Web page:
Hitomi Soga

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Hitomi Soga
Soga in 2023
Born (1959-05-17) May 17, 1959 (age 64)
DisappearedAugust 12, 1978 (age 19)
Other namesMin Hye-gyeong
Known forKidnapping victim
(m. 1980; died 2017)
  • Mika Soga-Jenkins (daughter)
  • Brinda Soga-Jenkins (daughter)

Hitomi Soga-Jenkins (Japanese: 曽我ひとみ Soga Hitomi, born May 17, 1959) is a Japanese woman who was abducted to North Korea together with her mother, Miyoshi Soga, from Sado Island, Japan, in 1978. In 1980, she married Charles Robert Jenkins,[1] an American defector to North Korea, with whom she had two daughters. In 2002, she was allowed to return to Japan, followed two years later by her husband and children.

Abduction and life in North Korea[edit]

Hitomi Soga with her mother Miyoshi Soga, early 1960s

Soga, a nurse, was returning home from shopping with her mother Miyoshi, 46, when they were abducted from her hometown of Mano-cho, now part of the city of Sado, Niigata, on August 12, 1978, and taken to North Korea to train agents in Japanese customs and language. Her mother, Miyoshi, was later separated from her and has not been heard from since. The North Koreans gave Soga the Korean name Min Hye-gyeong (Korean: 민혜경). She met Jenkins in early July 1980, when he was asked to teach her English, and they married on August 8, 1980. They had two daughters,[1] Mika and Brinda.[2][3][4]


Soga was one of a group of five Japanese abductees whom North Korea allowed to visit their homeland in September 2002. Though the trip was intended to be brief, she, like her four companions, never returned to North Korea. She and many Japanese called on North Korea to release family members who had been left behind. On July 9, 2004, Soga was reunited with her husband and two daughters in Jakarta, Indonesia, which had been chosen as a neutral venue to allay fears that Jenkins would be arrested.[5] The family came to Japan on July 18, 2004.[6]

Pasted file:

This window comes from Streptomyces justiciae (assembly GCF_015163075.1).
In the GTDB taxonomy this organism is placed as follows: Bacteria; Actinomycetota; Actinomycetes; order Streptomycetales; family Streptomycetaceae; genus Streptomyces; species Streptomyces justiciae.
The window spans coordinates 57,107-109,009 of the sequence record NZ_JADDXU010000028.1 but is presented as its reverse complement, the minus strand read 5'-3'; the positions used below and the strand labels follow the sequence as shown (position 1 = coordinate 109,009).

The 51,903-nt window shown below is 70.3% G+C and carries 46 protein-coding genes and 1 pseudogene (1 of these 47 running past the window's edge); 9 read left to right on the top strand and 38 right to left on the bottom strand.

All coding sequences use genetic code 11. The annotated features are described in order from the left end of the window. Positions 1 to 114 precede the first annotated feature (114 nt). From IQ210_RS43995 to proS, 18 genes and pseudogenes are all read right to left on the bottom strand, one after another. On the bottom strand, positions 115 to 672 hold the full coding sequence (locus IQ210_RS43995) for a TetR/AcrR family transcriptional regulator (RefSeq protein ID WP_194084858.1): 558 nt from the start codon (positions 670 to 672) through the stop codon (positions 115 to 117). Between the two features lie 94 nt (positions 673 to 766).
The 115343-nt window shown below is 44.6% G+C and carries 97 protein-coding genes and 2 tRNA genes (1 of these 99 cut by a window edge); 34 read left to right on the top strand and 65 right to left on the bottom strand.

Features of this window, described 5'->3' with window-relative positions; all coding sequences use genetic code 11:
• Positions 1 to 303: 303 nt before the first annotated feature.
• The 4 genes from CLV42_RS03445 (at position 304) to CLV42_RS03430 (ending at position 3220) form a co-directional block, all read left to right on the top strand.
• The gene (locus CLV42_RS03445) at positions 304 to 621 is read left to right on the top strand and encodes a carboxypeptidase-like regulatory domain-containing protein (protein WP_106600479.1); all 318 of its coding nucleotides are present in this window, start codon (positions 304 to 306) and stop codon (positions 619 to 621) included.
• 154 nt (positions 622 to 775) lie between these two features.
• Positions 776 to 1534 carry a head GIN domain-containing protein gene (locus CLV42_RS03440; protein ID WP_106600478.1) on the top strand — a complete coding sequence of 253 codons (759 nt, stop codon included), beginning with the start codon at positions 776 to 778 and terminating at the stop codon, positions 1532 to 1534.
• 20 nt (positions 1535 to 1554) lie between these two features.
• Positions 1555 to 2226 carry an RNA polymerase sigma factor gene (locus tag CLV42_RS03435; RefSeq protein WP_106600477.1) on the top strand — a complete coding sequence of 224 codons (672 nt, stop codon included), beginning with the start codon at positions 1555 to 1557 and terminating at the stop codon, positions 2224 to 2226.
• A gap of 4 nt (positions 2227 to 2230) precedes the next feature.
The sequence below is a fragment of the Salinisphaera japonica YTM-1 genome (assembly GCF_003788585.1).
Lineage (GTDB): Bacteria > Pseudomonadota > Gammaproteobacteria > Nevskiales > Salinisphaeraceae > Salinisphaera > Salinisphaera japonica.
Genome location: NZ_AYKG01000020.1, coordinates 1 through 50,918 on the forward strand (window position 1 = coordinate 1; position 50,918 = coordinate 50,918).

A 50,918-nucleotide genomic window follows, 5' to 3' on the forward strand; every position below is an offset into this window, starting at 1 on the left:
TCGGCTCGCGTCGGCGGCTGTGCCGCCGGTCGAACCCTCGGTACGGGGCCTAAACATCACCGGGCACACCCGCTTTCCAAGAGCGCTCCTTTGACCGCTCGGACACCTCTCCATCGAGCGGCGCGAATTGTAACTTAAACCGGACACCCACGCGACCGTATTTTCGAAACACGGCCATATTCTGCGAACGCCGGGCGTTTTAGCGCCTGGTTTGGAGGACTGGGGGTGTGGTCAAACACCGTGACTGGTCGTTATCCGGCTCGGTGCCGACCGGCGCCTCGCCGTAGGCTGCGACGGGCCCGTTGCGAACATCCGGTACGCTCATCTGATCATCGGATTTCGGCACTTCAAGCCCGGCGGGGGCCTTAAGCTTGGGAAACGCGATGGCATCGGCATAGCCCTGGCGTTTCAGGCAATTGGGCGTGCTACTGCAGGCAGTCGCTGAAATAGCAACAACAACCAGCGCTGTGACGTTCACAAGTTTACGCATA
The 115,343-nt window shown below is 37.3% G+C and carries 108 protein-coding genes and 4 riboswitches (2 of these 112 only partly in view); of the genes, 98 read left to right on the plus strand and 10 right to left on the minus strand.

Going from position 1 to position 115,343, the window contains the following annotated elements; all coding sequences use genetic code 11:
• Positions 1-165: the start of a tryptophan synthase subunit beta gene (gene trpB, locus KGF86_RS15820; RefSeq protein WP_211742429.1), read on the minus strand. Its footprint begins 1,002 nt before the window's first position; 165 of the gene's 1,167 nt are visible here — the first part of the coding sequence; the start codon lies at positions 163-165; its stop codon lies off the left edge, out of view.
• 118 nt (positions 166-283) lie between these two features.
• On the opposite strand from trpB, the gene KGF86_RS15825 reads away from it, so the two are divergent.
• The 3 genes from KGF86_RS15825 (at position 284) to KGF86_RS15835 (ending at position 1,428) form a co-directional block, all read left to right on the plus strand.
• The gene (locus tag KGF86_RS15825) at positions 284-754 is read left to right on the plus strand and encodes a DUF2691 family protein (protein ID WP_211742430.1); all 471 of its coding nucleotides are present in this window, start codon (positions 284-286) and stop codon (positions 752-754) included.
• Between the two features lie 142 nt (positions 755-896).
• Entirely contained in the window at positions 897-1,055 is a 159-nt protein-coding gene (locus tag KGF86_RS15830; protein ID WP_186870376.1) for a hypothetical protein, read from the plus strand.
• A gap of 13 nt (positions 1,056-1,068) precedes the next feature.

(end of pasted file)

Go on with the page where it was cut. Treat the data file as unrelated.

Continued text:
Jenkins was court-martialed and incarcerated for "desertion" at a U.S. military installation in Japan for 26 days then released. According to media reports, the family settled in Soga's hometown of Mano, on Sado Island.[7]

In October 2012, she reportedly pleaded with the North Korean government for the release of her mother and other abductees.[8][9] Charles Robert Jenkins died in 2017.[10]

Hitomi Soga (front row, third from left) with Shinzō Abe and Donald Trump in Japan, 2017

See also[edit]


  1. ^ a b Report of the detailed findings of the commission of inquiry on human rights in the Democratic People's Republic of Korea, United Nations Human Rights Council, February 7, 2014, p. 311, archived from the original on February 27, 2014
  2. ^ From Hell With Love, TIME, October 24, 2005
  3. ^ Seales, Rebecca (December 14, 2017). "US defector's extraordinary N Korea love story". BBC News.
  4. ^ "American who defected to North Korea dies". BBC News. December 12, 2017.
  5. ^ Japan abductee meets family again, BBC News Online, July 9, 2004
  6. ^ Alleged deserter arrives in Japan, CNN.com, July 18, 2004
  7. ^ Army deserter leaves Japanese town for first visit to U.S. in 40 years, Associated Press, USA Today, June 13, 2005
  8. ^ 10 years after, former abductees still trying to erase the horrors of North Korea Archived October 19, 2012, at the Wayback Machine, Asahi Shimbun, October 15, 2012
  9. ^ Soga calls for abductees' return, Japan Times, October 8, 2012
  10. ^ "Charles Jenkins: US soldier who defected to North Korea dies". BBC News. December 12, 2017. Archived from the original on August 4, 2019. Retrieved March 19, 2022. A former US sergeant who defected to North Korea and became Pyongyang's prisoner for nearly 40 years has died.

External links[edit]